As Texas' school finance commission is set hold its next hearing, some members and policy experts are arguing the hearings seem set toward a predetermined outcome — making schools do more with the funding they have.  A state panel responsible for proposing improvements to Texas' embattled public school finance system is facing criticism from an unexpected source: some of its own members, who say the panel's hearings seem geared toward a predetermined outcome of making schools do more with their current funding. view article arw

Shining light on government to hold it accountable is hardly a new idea. In fact, Texas was a national leader in this realm for more than 40 years.  Sadly, the flow of public information in this huge state is slipping from the sunshine into the shadows.  Some state leaders have been dimming the lights, ensuring that even the most basic information about our government is getting more difficult to uncover: Who, really, is that candidate running for office? How are our hard-earned tax dollars being spent? Remember the Alamo, and how do we track its restoration money? view article arw

Republicans outnumber Democrats in Texas, if your measure is turnout for the two major party primaries. But in three of the state's largest counties — Bexar, Dallas and Harris — Democrats outran Republicans this year.  Not every political consultant will flash their list of government seats they believe are up for grabs this year. But some will, and here’s the thing: The Democratic and Republican consultants agree on a lot of the names. view article arw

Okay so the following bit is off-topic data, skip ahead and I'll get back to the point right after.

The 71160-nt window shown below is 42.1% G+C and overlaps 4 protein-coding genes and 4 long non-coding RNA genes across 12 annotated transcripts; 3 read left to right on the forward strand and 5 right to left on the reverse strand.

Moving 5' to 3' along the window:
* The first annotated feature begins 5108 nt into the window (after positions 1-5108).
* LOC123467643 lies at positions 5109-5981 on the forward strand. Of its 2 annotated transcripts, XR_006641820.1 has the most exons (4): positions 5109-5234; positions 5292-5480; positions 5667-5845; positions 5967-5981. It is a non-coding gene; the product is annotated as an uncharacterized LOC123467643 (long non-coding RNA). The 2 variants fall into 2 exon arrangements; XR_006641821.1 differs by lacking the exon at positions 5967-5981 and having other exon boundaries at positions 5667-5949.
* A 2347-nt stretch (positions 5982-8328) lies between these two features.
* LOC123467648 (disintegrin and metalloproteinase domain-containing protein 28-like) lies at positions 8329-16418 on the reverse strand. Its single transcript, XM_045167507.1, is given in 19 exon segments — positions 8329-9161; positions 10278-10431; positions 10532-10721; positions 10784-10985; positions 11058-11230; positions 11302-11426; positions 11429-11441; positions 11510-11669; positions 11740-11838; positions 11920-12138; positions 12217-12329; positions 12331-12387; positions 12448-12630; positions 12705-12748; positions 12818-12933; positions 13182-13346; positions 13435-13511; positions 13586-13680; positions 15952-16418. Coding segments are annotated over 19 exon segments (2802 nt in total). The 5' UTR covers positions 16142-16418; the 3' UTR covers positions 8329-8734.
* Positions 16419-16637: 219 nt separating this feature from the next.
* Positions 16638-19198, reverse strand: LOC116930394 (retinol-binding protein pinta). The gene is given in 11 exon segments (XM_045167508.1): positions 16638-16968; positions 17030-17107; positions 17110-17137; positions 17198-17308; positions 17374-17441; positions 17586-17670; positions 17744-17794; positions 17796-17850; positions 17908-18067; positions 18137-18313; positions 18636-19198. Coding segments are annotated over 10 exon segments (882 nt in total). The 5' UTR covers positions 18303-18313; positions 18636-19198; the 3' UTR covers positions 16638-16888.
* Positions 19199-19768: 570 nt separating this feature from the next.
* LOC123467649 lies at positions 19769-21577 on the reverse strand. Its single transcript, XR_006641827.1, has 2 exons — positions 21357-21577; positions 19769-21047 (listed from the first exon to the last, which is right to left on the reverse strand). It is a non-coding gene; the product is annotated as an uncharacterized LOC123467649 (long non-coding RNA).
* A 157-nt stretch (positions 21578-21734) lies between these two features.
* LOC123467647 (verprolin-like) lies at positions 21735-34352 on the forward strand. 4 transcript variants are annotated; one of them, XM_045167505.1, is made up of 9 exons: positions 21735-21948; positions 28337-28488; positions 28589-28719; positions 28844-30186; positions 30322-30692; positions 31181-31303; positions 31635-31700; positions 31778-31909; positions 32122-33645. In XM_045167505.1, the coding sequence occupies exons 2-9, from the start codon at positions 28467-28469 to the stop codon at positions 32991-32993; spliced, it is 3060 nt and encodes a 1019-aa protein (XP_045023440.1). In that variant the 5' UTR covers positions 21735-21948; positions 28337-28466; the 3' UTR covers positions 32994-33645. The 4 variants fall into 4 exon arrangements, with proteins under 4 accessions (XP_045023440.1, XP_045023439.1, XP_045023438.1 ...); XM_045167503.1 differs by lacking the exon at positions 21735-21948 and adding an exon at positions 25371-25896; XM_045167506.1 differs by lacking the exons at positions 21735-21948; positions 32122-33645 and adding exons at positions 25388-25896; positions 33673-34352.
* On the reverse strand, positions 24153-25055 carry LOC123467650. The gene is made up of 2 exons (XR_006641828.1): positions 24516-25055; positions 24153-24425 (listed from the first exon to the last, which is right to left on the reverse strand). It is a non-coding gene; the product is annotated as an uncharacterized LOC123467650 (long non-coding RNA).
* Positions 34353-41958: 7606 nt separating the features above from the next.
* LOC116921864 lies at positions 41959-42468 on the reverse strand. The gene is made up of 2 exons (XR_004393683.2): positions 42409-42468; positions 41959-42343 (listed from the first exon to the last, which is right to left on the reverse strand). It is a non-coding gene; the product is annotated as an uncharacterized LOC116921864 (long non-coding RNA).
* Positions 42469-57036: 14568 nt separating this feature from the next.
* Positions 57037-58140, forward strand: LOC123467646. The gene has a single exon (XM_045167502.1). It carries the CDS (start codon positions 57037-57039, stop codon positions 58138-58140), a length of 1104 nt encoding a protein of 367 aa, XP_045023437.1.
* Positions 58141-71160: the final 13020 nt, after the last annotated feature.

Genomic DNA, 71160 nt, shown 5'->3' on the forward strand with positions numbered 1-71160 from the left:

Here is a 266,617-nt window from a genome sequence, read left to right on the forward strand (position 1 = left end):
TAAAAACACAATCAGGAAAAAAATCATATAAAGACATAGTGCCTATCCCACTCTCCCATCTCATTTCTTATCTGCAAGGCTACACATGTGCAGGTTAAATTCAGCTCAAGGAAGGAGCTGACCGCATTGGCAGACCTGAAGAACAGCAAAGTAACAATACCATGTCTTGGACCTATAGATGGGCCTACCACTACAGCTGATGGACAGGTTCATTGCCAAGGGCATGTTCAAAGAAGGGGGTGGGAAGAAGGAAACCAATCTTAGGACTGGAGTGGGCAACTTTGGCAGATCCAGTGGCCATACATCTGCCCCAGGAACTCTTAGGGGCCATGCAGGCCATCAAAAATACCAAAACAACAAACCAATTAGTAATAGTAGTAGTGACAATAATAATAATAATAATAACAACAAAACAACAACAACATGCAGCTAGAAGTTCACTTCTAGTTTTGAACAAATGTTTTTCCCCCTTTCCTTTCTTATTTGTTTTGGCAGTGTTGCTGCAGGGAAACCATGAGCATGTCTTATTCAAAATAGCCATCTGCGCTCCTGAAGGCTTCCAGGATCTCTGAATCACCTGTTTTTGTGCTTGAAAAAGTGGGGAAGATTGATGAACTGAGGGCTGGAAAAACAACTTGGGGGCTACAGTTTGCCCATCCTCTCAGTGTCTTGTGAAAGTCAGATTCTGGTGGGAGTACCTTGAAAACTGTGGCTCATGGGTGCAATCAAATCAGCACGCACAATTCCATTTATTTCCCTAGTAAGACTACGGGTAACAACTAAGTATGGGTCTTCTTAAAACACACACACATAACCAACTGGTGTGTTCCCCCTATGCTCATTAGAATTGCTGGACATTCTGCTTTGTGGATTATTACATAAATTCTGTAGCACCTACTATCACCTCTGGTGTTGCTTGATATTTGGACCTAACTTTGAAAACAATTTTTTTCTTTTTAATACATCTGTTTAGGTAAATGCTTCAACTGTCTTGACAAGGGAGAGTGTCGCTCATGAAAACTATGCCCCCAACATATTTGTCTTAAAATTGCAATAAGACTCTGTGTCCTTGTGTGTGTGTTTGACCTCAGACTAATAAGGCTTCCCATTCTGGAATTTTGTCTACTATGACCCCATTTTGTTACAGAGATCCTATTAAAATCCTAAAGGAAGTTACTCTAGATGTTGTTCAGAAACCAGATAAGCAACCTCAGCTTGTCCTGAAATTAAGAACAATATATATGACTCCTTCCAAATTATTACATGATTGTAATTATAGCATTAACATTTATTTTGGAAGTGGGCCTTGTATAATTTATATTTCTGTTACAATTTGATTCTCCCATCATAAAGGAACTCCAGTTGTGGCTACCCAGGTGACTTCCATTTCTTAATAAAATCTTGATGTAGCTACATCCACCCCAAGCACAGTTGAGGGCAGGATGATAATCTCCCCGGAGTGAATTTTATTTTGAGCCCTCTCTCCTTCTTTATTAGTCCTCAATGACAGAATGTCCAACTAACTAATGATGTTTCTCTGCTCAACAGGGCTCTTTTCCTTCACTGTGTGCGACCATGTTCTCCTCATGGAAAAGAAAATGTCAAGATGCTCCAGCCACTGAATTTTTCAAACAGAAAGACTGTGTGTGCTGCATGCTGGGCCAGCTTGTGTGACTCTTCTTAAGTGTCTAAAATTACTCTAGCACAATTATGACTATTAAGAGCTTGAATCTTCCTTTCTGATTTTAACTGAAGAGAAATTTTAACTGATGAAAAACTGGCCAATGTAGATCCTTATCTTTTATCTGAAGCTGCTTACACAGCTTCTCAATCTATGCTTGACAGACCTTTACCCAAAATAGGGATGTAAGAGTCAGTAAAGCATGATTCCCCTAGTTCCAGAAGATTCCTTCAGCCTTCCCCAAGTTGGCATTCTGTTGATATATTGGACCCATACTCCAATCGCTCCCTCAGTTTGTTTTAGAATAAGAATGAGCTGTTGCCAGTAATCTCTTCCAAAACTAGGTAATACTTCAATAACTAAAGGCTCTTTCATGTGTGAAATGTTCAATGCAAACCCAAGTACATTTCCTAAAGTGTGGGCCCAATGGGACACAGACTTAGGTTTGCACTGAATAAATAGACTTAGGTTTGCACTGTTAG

A March 13 report from the Texas House Committee on Economic Competitiveness cites inadequate education funding as a key factor hurting the state’s economic prospects. Some of the report’s notable findings include these, addressing needs both in higher education and in elementary and secondary education: view article arw

According to the Interim Report to the 86th Texas Legislature from the House Select Committee on Economic Competitiveness, some things need to change if the state wants to stay competitive. One recommendation is to avoid “legislation that distracts from critical priorities and is viewed by many as enabling discrimination against certain groups or classes of Texans,” according to the report, released March 13. A case in point is the so-called “bathroom bill,” which consumed much of the 85th Legislature after Lt. Gov. Dan Patrick and later Gov. Gregg Abbott made a priority of passing the legislation. view article arw

Texas House Speaker Joe Straus’ hand-picked committee released its delayed report on the future of the state’s economy Tuesday, and it’s a ringing condemnation of last session’s transgender bathroom bills as unneeded and dangerous to the state’s economy as well as to Austin’s bid for Amazon’s second headquarters. The report’s release also was accompanied by a political bombshell from the committee’s chairman, state Rep. Byron Cook, who blamed Gov. Greg Abbott for much of the turmoil surrounding the bathroom fight, saying Abbott’s top aides had emphasized that the governor wanted the legislation to fail during the 2017 regular session. view article arw